To Toss or Not To Toss: Guide to Expiration Dates

We’ve all been faced with the excruciating dilemma in life: you’re craving a bowl of Cap’n Crunch (the kind with the Crunch Berries, obviously), but when you pull out the milk carton you notice the soul-crushing past-due expiration date, and you die a little on the inside.

Do you chance it? Do you immediately flush the milk and your cereal dreams down the drain?

Expiration dates become a big question mark in a lot of peoples’ kitchens, with everyone having an opinion on the safety and shelf life of different foods. (For example, in my house my husband will eat anything that hasn’t literally grown legs and walked itself out of the fridge. For the record, I do not recommend this food philosophy.)

To clear things up a little, we’ve answered some common questions concerning the big debate in every household: to toss or not to toss?

1. Learn the Lingo

The “use by” date is pretty self explanatory, but the “sell by” date leaves us with questions … lots of questions. The “sell by” date is basically a guide for the retailer, but you should always make sure to buy the product before that date expires (and don’t just assume the store will pull it from the shelves when that date hits, either). To be safe, when you buy packaged foods always make sure to eat it within the time range laid out in THIS handy guide.

The only time you should see the term “expires on” is on infant formula and some baby foods, which is mandatory and regulated by the federal government. You should always use the product before this date has passed.

2. Cans CAN’T Last Forever

According to the USDA, high-acid canned foods (like tomatoes and citrus fruits) only keep up to 1.5 years. Low-acid foods (like veggies, meat, fish) keep up to 5 years. Canned goods can deteriorate before that amount of time though, so make sure to keep them at room temp in a dark place, and go ahead and toss it if the taste or texture seems off to you (better to be safe than sorry).

 

3. The Facts on Frozen Foods

The only reason items from the frozen food section have expiration dates is because they won’t necessarily taste good forever; however, they are safe to eat indefinitely. When it comes to homemade meals you freeze yourself though, those should be tossed after 3 months, as they will become susceptible to freezer burn and might begin to take over other flavors in the freezer.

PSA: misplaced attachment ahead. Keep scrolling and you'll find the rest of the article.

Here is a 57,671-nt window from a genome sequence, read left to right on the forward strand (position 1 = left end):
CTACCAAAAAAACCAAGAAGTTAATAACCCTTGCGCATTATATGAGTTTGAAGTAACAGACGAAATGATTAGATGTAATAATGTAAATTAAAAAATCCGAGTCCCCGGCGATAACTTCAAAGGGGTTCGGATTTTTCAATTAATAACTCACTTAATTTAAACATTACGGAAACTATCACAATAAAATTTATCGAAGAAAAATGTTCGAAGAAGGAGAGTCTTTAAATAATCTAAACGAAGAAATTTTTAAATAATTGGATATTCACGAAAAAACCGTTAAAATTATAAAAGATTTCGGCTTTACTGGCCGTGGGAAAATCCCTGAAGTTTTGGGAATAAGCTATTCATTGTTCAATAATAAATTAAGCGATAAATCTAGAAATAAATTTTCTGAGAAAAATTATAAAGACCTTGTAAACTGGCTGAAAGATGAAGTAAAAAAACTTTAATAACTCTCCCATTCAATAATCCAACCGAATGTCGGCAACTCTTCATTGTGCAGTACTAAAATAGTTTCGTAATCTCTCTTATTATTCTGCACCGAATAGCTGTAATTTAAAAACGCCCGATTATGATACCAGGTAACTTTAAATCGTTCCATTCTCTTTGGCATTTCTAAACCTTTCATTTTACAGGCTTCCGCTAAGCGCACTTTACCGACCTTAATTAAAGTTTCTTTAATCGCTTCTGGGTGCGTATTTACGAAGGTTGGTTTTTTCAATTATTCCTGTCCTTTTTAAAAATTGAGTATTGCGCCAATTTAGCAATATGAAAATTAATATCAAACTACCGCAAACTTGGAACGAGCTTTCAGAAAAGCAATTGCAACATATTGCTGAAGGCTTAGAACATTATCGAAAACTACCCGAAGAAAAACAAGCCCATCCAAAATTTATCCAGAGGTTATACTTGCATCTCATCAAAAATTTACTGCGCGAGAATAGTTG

4. How Long to Leave your Leftovers

According to the USDA, most refrigerated leftovers last 4 days at the most. But dishes with ingredients containing seafood or mayonnaise will go bad quicker, so limit their shelf life to only a couple of days. And never let any dish sit at room temperature on the counter longer than 2 hours, as it will become susceptible to bacteria growth.

 

5. The Dish on Drugs

The FDA requires all drugs carry an expiration date, but critics have accused drug manufacturers of sensationalizing these dates in order to drive more drug sales. So the answer here isn’t cut and dry; some drugs may be okay longer than noted, but not enough studies have been done on a broad enough range of drugs to give us a definite answer. To be totally safe, store all drugs in a cool, dry area (medicine cabinets can get hot and humid, so be aware of that), and try to stay as close to the expiration date as possible.

 

Basic Rules

Here are some basic rules for popular food items you probably have in your fridge and pantry right now:

MILK: Usually fine until a week after the “sell by” date
EGGS: They’re okay for 3-5 weeks after you bring them home
POULTRY/SEAFOOD: Cook or freeze within one or two days
BEEF/PORK: Cook or freeze within three to five days

Still Unsure?

Check out the SUPER handy website StillTasty.com for a thorough and comprehensive breakdown of everything you need to know, from the safety of putting hot foods directly in to the fridge to a list of 10 foods you never knew you could freeze.